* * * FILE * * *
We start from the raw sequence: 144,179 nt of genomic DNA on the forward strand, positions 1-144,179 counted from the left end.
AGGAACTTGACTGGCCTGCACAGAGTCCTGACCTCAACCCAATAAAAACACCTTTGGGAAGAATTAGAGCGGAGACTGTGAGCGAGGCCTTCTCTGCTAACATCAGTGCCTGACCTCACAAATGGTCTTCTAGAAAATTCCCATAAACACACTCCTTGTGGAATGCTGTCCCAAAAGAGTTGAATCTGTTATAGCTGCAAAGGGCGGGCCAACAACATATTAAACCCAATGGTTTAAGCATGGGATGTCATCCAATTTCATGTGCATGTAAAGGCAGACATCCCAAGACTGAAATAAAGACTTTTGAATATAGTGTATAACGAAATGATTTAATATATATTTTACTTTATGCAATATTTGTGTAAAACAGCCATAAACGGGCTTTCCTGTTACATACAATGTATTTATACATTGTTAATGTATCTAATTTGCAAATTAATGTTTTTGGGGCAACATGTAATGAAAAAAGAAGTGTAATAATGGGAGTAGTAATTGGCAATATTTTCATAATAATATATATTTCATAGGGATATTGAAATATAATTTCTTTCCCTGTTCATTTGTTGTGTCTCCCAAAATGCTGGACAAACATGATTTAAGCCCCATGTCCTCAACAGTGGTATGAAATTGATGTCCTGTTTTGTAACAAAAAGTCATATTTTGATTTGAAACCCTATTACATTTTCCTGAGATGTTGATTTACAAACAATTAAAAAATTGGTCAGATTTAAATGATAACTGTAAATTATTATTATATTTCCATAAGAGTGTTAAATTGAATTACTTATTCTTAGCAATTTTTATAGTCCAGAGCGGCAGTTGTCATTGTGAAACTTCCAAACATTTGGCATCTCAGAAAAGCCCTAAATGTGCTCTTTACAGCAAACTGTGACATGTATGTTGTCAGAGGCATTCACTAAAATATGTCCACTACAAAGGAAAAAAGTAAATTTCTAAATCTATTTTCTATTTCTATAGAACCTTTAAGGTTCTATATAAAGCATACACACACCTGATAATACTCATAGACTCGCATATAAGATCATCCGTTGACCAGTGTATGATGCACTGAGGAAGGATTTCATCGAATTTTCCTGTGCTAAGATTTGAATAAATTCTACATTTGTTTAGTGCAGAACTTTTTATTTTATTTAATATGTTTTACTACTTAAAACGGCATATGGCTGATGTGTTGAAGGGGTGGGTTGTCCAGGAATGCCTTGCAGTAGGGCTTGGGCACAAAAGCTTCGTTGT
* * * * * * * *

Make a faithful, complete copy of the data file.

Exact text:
We start from the raw sequence: 144,179 nt of genomic DNA on the forward strand, positions 1-144,179 counted from the left end.
AGGAACTTGACTGGCCTGCACAGAGTCCTGACCTCAACCCAATAAAAACACCTTTGGGAAGAATTAGAGCGGAGACTGTGAGCGAGGCCTTCTCTGCTAACATCAGTGCCTGACCTCACAAATGGTCTTCTAGAAAATTCCCATAAACACACTCCTTGTGGAATGCTGTCCCAAAAGAGTTGAATCTGTTATAGCTGCAAAGGGCGGGCCAACAACATATTAAACCCAATGGTTTAAGCATGGGATGTCATCCAATTTCATGTGCATGTAAAGGCAGACATCCCAAGACTGAAATAAAGACTTTTGAATATAGTGTATAACGAAATGATTTAATATATATTTTACTTTATGCAATATTTGTGTAAAACAGCCATAAACGGGCTTTCCTGTTACATACAATGTATTTATACATTGTTAATGTATCTAATTTGCAAATTAATGTTTTTGGGGCAACATGTAATGAAAAAAGAAGTGTAATAATGGGAGTAGTAATTGGCAATATTTTCATAATAATATATATTTCATAGGGATATTGAAATATAATTTCTTTCCCTGTTCATTTGTTGTGTCTCCCAAAATGCTGGACAAACATGATTTAAGCCCCATGTCCTCAACAGTGGTATGAAATTGATGTCCTGTTTTGTAACAAAAAGTCATATTTTGATTTGAAACCCTATTACATTTTCCTGAGATGTTGATTTACAAACAATTAAAAAATTGGTCAGATTTAAATGATAACTGTAAATTATTATTATATTTCCATAAGAGTGTTAAATTGAATTACTTATTCTTAGCAATTTTTATAGTCCAGAGCGGCAGTTGTCATTGTGAAACTTCCAAACATTTGGCATCTCAGAAAAGCCCTAAATGTGCTCTTTACAGCAAACTGTGACATGTATGTTGTCAGAGGCATTCACTAAAATATGTCCACTACAAAGGAAAAAAGTAAATTTCTAAATCTATTTTCTATTTCTATAGAACCTTTAAGGTTCTATATAAAGCATACACACACCTGATAATACTCATAGACTCGCATATAAGATCATCCGTTGACCAGTGTATGATGCACTGAGGAAGGATTTCATCGAATTTTCCTGTGCTAAGATTTGAATAAATTCTACATTTGTTTAGTGCAGAACTTTTTATTTTATTTAATATGTTTTACTACTTAAAACGGCATATGGCTGATGTGTTGAAGGGGTGGGTTGTCCAGGAATGCCTTGCAGTAGGGCTTGGGCACAAAAGCTTCGTTGT